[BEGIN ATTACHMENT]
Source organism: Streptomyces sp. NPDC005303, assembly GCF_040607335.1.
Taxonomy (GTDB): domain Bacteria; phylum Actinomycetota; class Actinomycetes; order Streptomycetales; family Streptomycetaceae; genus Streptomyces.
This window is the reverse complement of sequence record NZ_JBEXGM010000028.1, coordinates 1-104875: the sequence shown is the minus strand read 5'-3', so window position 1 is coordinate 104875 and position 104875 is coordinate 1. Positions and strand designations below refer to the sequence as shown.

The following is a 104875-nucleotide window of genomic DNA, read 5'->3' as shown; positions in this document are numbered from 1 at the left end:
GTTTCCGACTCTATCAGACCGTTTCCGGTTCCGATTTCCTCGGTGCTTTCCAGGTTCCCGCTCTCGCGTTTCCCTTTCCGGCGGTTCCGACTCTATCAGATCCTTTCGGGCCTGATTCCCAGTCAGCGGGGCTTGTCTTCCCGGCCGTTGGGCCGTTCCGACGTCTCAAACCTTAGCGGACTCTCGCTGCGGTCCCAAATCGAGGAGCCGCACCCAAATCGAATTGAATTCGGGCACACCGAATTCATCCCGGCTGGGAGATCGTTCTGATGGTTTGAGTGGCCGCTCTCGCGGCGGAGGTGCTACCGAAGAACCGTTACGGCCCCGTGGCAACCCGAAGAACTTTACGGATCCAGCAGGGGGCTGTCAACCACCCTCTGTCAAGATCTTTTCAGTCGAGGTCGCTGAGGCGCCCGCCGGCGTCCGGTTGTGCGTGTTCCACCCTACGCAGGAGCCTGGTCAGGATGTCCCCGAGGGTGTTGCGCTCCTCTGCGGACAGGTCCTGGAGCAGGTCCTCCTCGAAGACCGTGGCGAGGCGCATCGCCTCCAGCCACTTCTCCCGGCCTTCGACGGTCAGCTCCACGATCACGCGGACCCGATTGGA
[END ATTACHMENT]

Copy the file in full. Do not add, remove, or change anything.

Source organism: Streptomyces sp. NPDC005303, assembly GCF_040607335.1.
Taxonomy (GTDB): domain Bacteria; phylum Actinomycetota; class Actinomycetes; order Streptomycetales; family Streptomycetaceae; genus Streptomyces.
This window is the reverse complement of sequence record NZ_JBEXGM010000028.1, coordinates 1-104875: the sequence shown is the minus strand read 5'-3', so window position 1 is coordinate 104875 and position 104875 is coordinate 1. Positions and strand designations below refer to the sequence as shown.

The following is a 104875-nucleotide window of genomic DNA, read 5'->3' as shown; positions in this document are numbered from 1 at the left end:
GTTTCCGACTCTATCAGACCGTTTCCGGTTCCGATTTCCTCGGTGCTTTCCAGGTTCCCGCTCTCGCGTTTCCCTTTCCGGCGGTTCCGACTCTATCAGATCCTTTCGGGCCTGATTCCCAGTCAGCGGGGCTTGTCTTCCCGGCCGTTGGGCCGTTCCGACGTCTCAAACCTTAGCGGACTCTCGCTGCGGTCCCAAATCGAGGAGCCGCACCCAAATCGAATTGAATTCGGGCACACCGAATTCATCCCGGCTGGGAGATCGTTCTGATGGTTTGAGTGGCCGCTCTCGCGGCGGAGGTGCTACCGAAGAACCGTTACGGCCCCGTGGCAACCCGAAGAACTTTACGGATCCAGCAGGGGGCTGTCAACCACCCTCTGTCAAGATCTTTTCAGTCGAGGTCGCTGAGGCGCCCGCCGGCGTCCGGTTGTGCGTGTTCCACCCTACGCAGGAGCCTGGTCAGGATGTCCCCGAGGGTGTTGCGCTCCTCTGCGGACAGGTCCTGGAGCAGGTCCTCCTCGAAGACCGTGGCGAGGCGCATCGCCTCCAGCCACTTCTCCCGGCCTTCGACGGTCAGCTCCACGATCACGCGGACCCGATTGGA